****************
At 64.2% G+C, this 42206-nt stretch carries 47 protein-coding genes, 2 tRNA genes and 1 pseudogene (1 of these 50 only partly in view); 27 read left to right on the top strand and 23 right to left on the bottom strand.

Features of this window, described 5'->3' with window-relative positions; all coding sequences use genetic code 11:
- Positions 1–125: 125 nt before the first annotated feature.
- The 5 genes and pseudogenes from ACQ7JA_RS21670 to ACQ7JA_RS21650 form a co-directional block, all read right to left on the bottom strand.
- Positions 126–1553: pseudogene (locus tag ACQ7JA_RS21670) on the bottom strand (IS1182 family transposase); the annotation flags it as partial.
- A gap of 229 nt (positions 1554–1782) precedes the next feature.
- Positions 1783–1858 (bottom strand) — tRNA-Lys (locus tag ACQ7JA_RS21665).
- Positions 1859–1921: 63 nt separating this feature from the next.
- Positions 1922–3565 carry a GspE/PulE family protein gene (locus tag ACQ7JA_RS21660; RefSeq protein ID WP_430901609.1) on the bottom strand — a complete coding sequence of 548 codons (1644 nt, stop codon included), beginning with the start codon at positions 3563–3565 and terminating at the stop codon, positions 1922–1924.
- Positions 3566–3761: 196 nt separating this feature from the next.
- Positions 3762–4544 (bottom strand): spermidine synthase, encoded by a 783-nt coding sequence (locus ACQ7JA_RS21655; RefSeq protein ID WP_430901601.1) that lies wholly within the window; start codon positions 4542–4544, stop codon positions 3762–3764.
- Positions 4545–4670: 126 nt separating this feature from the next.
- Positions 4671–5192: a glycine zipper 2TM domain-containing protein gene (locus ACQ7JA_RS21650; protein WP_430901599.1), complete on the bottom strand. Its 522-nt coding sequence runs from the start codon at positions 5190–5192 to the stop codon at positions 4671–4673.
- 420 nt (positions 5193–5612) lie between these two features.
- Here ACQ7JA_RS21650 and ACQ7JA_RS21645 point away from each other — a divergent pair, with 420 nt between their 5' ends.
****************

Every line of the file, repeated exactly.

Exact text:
At 64.2% G+C, this 42206-nt stretch carries 47 protein-coding genes, 2 tRNA genes and 1 pseudogene (1 of these 50 only partly in view); 27 read left to right on the top strand and 23 right to left on the bottom strand.

Features of this window, described 5'->3' with window-relative positions; all coding sequences use genetic code 11:
- Positions 1–125: 125 nt before the first annotated feature.
- The 5 genes and pseudogenes from ACQ7JA_RS21670 to ACQ7JA_RS21650 form a co-directional block, all read right to left on the bottom strand.
- Positions 126–1553: pseudogene (locus tag ACQ7JA_RS21670) on the bottom strand (IS1182 family transposase); the annotation flags it as partial.
- A gap of 229 nt (positions 1554–1782) precedes the next feature.
- Positions 1783–1858 (bottom strand) — tRNA-Lys (locus tag ACQ7JA_RS21665).
- Positions 1859–1921: 63 nt separating this feature from the next.
- Positions 1922–3565 carry a GspE/PulE family protein gene (locus tag ACQ7JA_RS21660; RefSeq protein ID WP_430901609.1) on the bottom strand — a complete coding sequence of 548 codons (1644 nt, stop codon included), beginning with the start codon at positions 3563–3565 and terminating at the stop codon, positions 1922–1924.
- Positions 3566–3761: 196 nt separating this feature from the next.
- Positions 3762–4544 (bottom strand): spermidine synthase, encoded by a 783-nt coding sequence (locus ACQ7JA_RS21655; RefSeq protein ID WP_430901601.1) that lies wholly within the window; start codon positions 4542–4544, stop codon positions 3762–3764.
- Positions 4545–4670: 126 nt separating this feature from the next.
- Positions 4671–5192: a glycine zipper 2TM domain-containing protein gene (locus ACQ7JA_RS21650; protein WP_430901599.1), complete on the bottom strand. Its 522-nt coding sequence runs from the start codon at positions 5190–5192 to the stop codon at positions 4671–4673.
- 420 nt (positions 5193–5612) lie between these two features.
- Here ACQ7JA_RS21650 and ACQ7JA_RS21645 point away from each other — a divergent pair, with 420 nt between their 5' ends.